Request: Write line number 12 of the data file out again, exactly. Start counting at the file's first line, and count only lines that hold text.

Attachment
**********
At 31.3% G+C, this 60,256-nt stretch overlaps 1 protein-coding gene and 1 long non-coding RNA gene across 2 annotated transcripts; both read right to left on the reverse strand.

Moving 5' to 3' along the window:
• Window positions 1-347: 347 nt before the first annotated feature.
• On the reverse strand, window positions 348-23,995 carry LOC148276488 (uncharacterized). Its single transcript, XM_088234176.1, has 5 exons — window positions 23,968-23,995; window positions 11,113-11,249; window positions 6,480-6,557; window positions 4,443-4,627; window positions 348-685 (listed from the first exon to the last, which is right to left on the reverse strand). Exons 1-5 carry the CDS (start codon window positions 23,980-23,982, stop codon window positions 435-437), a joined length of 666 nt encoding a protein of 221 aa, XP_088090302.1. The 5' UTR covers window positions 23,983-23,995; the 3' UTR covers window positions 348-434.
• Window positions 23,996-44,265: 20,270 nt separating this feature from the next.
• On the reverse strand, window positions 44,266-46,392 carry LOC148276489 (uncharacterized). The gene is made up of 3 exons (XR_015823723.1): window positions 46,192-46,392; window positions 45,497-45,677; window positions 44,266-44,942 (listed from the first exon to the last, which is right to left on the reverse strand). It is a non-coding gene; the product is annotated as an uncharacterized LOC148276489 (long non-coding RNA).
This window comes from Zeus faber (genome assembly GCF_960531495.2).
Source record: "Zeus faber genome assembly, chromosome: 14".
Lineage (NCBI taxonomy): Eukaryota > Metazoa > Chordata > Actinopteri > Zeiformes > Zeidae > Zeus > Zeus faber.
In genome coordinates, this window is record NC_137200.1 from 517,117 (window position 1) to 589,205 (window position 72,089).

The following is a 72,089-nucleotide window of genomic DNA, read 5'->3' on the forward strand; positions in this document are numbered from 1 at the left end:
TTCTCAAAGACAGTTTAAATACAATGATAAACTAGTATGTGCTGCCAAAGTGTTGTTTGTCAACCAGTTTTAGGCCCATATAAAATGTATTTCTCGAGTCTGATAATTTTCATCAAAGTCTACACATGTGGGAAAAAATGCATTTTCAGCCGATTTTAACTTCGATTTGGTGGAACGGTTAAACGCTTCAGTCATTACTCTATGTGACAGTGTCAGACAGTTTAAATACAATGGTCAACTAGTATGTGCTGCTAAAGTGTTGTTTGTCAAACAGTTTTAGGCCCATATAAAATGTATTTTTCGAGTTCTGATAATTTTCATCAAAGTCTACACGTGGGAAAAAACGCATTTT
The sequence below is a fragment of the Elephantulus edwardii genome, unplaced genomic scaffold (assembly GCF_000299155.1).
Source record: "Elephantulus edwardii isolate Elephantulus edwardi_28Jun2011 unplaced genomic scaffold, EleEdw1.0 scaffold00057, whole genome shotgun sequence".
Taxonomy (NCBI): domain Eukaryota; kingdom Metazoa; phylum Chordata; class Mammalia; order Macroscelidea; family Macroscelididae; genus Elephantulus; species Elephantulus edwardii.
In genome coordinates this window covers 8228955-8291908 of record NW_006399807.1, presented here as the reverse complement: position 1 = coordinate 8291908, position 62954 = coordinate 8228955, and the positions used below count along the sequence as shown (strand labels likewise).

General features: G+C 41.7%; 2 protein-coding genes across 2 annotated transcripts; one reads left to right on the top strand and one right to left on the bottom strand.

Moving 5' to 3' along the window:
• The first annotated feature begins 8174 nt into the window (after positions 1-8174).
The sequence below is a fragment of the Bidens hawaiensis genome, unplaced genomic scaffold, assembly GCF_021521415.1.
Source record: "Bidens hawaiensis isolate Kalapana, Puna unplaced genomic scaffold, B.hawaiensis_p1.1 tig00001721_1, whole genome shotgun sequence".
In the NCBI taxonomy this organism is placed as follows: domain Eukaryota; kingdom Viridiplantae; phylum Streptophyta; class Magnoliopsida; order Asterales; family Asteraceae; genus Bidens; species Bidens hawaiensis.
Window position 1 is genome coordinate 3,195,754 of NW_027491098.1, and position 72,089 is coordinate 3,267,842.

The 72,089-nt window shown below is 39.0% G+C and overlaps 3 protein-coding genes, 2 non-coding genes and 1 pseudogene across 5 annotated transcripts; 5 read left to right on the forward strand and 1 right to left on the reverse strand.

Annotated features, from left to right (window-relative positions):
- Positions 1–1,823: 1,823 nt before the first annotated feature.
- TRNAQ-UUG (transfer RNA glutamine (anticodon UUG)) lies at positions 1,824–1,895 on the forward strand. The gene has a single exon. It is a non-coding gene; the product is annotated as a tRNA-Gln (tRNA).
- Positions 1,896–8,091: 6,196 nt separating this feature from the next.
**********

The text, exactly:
TTCTCAAAGACAGTTTAAATACAATGATAAACTAGTATGTGCTGCCAAAGTGTTGTTTGTCAACCAGTTTTAGGCCCATATAAAATGTATTTCTCGAGTCTGATAATTTTCATCAAAGTCTACACATGTGGGAAAAAATGCATTTTCAGCCGATTTTAACTTCGATTTGGTGGAACGGTTAAACGCTTCAGTCATTACTCTATGTGACAGTGTCAGACAGTTTAAATACAATGGTCAACTAGTATGTGCTGCTAAAGTGTTGTTTGTCAAACAGTTTTAGGCCCATATAAAATGTATTTTTCGAGTTCTGATAATTTTCATCAAAGTCTACACGTGGGAAAAAACGCATTTT